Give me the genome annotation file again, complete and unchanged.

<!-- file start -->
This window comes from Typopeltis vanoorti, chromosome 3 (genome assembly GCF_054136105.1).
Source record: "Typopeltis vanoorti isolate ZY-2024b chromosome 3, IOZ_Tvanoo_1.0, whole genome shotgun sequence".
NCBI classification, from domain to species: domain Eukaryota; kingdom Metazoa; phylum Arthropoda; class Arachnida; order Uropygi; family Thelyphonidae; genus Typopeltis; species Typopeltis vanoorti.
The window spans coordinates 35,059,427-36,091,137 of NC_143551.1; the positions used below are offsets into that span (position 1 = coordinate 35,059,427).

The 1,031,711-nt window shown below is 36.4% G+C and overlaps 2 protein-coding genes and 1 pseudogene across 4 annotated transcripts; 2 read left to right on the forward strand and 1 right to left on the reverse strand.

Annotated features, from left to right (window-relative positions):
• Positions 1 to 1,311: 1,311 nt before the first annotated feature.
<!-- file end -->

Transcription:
This window comes from Typopeltis vanoorti, chromosome 3 (genome assembly GCF_054136105.1).
Source record: "Typopeltis vanoorti isolate ZY-2024b chromosome 3, IOZ_Tvanoo_1.0, whole genome shotgun sequence".
NCBI classification, from domain to species: domain Eukaryota; kingdom Metazoa; phylum Arthropoda; class Arachnida; order Uropygi; family Thelyphonidae; genus Typopeltis; species Typopeltis vanoorti.
The window spans coordinates 35,059,427-36,091,137 of NC_143551.1; the positions used below are offsets into that span (position 1 = coordinate 35,059,427).

The 1,031,711-nt window shown below is 36.4% G+C and overlaps 2 protein-coding genes and 1 pseudogene across 4 annotated transcripts; 2 read left to right on the forward strand and 1 right to left on the reverse strand.

Annotated features, from left to right (window-relative positions):
• Positions 1 to 1,311: 1,311 nt before the first annotated feature.